TIFF 2021: Violet dir. Justine Bateman

With her feature debut, writer/director Justine Bateman delivers an oppressive but ultimately rewarding emotional powerhouse that brings the everyday inner monologue and life struggle that each of us experience to the screen. In this case, it’s Olivia Munn’s Violet, a film producer, who has for too long sacrificed her own wellness, and life to the citicising voice in her head.

Instead of doing what she wants, pursuing her dreams, her inner ‘superior’ voice (Justin Theroux) keeps her in fear.

Everyone has this, whether we admit to it or not, but it’s important that for this film, it’s a female character. Violet works in a male dominated business, a sexist white male dominated business, and consequently she’s had to tow the company line, pass up her own passions, go along to get along, and the film’s frantic imagery, especially at the outset reflects that mindset.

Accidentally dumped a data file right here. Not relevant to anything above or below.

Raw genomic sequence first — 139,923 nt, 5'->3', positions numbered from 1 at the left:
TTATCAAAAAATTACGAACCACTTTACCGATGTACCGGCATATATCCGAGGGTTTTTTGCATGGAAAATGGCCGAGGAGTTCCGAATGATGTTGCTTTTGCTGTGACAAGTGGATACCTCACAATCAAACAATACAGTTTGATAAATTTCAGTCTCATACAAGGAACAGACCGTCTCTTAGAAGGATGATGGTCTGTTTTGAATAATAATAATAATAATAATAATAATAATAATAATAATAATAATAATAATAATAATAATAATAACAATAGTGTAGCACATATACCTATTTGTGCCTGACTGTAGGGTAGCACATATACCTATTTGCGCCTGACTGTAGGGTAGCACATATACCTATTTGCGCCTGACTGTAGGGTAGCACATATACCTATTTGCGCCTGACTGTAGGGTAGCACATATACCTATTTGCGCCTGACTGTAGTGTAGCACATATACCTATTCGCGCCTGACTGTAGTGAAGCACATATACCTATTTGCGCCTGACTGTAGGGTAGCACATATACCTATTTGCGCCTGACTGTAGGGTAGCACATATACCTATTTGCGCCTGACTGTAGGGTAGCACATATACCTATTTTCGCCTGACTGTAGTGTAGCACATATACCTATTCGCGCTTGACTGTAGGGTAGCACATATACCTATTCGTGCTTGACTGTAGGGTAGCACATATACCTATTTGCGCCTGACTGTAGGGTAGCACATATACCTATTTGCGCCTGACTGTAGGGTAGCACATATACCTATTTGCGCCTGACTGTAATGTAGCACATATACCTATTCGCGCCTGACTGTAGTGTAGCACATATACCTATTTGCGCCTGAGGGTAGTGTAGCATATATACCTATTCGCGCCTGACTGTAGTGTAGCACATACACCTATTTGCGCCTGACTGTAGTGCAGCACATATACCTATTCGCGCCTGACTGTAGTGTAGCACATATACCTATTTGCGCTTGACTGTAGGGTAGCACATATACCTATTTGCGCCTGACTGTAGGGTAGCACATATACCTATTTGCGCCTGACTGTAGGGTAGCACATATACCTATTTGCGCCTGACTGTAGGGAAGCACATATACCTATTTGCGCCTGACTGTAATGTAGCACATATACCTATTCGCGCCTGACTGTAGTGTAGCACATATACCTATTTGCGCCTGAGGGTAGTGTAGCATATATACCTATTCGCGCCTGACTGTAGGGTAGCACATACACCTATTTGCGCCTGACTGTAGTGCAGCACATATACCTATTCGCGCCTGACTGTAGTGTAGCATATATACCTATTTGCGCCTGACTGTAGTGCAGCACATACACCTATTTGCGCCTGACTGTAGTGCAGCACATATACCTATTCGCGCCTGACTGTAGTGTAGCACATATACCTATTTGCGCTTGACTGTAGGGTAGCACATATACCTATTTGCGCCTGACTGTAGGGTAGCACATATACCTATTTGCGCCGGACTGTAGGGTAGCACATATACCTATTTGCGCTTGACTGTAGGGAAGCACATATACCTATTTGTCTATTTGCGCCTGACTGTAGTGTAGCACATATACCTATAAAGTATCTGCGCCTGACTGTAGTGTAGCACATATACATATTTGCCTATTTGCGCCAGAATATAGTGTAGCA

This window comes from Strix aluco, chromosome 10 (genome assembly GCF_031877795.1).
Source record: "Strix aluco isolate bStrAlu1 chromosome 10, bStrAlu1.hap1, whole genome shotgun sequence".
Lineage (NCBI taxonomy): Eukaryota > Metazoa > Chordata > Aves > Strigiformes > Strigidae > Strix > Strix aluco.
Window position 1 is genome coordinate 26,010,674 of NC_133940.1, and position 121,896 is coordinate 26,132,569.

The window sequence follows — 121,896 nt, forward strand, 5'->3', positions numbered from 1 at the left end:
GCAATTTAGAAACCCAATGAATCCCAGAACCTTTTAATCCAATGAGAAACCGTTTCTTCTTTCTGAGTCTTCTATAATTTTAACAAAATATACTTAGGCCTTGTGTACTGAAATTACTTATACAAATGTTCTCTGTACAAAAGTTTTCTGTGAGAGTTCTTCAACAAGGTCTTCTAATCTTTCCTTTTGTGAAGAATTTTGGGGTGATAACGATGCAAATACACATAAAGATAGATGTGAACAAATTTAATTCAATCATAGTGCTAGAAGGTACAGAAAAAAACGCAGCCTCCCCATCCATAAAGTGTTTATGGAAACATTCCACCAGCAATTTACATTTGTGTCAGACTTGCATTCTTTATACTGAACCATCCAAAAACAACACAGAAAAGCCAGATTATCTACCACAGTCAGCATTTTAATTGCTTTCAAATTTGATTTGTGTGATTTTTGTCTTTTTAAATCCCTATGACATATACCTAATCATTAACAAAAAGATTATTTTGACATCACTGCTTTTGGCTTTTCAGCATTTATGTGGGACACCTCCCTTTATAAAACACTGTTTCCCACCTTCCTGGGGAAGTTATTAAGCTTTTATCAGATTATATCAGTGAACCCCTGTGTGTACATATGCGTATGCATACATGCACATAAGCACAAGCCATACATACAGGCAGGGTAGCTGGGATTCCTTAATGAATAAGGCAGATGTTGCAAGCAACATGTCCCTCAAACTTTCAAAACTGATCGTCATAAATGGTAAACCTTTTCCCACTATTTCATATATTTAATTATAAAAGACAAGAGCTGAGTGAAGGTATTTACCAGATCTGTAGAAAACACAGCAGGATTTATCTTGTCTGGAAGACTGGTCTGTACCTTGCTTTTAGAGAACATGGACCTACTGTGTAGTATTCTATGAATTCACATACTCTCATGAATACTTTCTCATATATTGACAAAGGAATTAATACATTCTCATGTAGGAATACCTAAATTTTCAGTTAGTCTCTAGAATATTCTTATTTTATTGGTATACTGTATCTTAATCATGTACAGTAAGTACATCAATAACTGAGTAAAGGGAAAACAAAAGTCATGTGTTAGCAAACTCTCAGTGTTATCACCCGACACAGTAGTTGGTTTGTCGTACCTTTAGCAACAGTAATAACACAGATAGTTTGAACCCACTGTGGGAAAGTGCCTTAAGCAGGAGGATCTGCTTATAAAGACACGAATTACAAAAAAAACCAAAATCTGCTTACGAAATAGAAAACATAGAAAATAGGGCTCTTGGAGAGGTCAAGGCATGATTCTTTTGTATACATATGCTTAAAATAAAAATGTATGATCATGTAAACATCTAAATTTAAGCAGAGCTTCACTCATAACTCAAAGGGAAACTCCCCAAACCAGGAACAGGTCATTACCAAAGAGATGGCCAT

But what if we follow the things that free us, those moments of joy that that the fear argues against?

The screen is a virtual canvas in this film, as her oppressive thoughts fight to keep her line with what she thinks should be her career, her friends, her family, while a handwritten script imposes itself on the image stating what she really wants, signifiying the struggle within.

Emotionally resonant and featuring a great, strong, and raw performance from Munn, there are aspects to this film that we can all relate to, and perhaps it will allow us to see those around us better as well. An incredible debut from Bateman and one that will be talked about.

Violet screens this evening at TIFF as well as having a digital screening Tuesday. Not to be missed.

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